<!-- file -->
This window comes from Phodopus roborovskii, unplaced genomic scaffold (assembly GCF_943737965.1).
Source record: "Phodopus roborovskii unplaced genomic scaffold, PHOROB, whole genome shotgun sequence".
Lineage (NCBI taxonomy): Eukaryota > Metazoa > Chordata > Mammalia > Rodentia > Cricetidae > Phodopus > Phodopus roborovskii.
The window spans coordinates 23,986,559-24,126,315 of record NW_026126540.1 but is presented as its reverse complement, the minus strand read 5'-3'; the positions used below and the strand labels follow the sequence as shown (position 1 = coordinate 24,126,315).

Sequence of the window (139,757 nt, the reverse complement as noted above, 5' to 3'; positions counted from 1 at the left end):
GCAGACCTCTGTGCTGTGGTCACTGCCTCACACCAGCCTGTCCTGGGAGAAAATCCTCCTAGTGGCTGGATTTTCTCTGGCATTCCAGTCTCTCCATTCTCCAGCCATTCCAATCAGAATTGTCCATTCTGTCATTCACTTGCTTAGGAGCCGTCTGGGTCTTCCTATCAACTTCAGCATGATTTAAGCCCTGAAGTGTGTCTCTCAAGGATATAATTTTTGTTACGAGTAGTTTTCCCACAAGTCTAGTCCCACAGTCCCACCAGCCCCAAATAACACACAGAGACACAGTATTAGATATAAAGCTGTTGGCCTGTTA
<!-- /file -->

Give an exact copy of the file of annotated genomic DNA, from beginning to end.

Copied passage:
This window comes from Phodopus roborovskii, unplaced genomic scaffold (assembly GCF_943737965.1).
Source record: "Phodopus roborovskii unplaced genomic scaffold, PHOROB, whole genome shotgun sequence".
Lineage (NCBI taxonomy): Eukaryota > Metazoa > Chordata > Mammalia > Rodentia > Cricetidae > Phodopus > Phodopus roborovskii.
The window spans coordinates 23,986,559-24,126,315 of record NW_026126540.1 but is presented as its reverse complement, the minus strand read 5'-3'; the positions used below and the strand labels follow the sequence as shown (position 1 = coordinate 24,126,315).

Sequence of the window (139,757 nt, the reverse complement as noted above, 5' to 3'; positions counted from 1 at the left end):
GCAGACCTCTGTGCTGTGGTCACTGCCTCACACCAGCCTGTCCTGGGAGAAAATCCTCCTAGTGGCTGGATTTTCTCTGGCATTCCAGTCTCTCCATTCTCCAGCCATTCCAATCAGAATTGTCCATTCTGTCATTCACTTGCTTAGGAGCCGTCTGGGTCTTCCTATCAACTTCAGCATGATTTAAGCCCTGAAGTGTGTCTCTCAAGGATATAATTTTTGTTACGAGTAGTTTTCCCACAAGTCTAGTCCCACAGTCCCACCAGCCCCAAATAACACACAGAGACACAGTATTAGATATAAAGCTGTTGGCCTGTTA